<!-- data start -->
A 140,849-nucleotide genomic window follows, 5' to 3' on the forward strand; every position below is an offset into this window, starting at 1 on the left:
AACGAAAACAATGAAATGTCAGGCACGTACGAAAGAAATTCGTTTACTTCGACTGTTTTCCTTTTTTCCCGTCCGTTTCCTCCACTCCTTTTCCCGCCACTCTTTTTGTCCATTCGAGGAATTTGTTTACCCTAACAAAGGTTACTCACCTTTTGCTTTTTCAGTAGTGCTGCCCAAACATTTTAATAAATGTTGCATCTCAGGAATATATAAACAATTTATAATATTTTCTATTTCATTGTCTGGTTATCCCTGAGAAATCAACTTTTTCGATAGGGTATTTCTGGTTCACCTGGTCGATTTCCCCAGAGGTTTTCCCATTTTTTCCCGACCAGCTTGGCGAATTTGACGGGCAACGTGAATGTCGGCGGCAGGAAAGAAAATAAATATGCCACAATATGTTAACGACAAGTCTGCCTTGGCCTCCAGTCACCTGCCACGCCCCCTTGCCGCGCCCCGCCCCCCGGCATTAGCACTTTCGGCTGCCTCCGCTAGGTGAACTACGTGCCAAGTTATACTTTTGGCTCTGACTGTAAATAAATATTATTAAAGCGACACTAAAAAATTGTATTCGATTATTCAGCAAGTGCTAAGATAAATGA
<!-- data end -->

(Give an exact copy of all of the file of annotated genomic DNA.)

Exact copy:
A 140,849-nucleotide genomic window follows, 5' to 3' on the forward strand; every position below is an offset into this window, starting at 1 on the left:
AACGAAAACAATGAAATGTCAGGCACGTACGAAAGAAATTCGTTTACTTCGACTGTTTTCCTTTTTTCCCGTCCGTTTCCTCCACTCCTTTTCCCGCCACTCTTTTTGTCCATTCGAGGAATTTGTTTACCCTAACAAAGGTTACTCACCTTTTGCTTTTTCAGTAGTGCTGCCCAAACATTTTAATAAATGTTGCATCTCAGGAATATATAAACAATTTATAATATTTTCTATTTCATTGTCTGGTTATCCCTGAGAAATCAACTTTTTCGATAGGGTATTTCTGGTTCACCTGGTCGATTTCCCCAGAGGTTTTCCCATTTTTTCCCGACCAGCTTGGCGAATTTGACGGGCAACGTGAATGTCGGCGGCAGGAAAGAAAATAAATATGCCACAATATGTTAACGACAAGTCTGCCTTGGCCTCCAGTCACCTGCCACGCCCCCTTGCCGCGCCCCGCCCCCCGGCATTAGCACTTTCGGCTGCCTCCGCTAGGTGAACTACGTGCCAAGTTATACTTTTGGCTCTGACTGTAAATAAATATTATTAAAGCGACACTAAAAAATTGTATTCGATTATTCAGCAAGTGCTAAGATAAATGA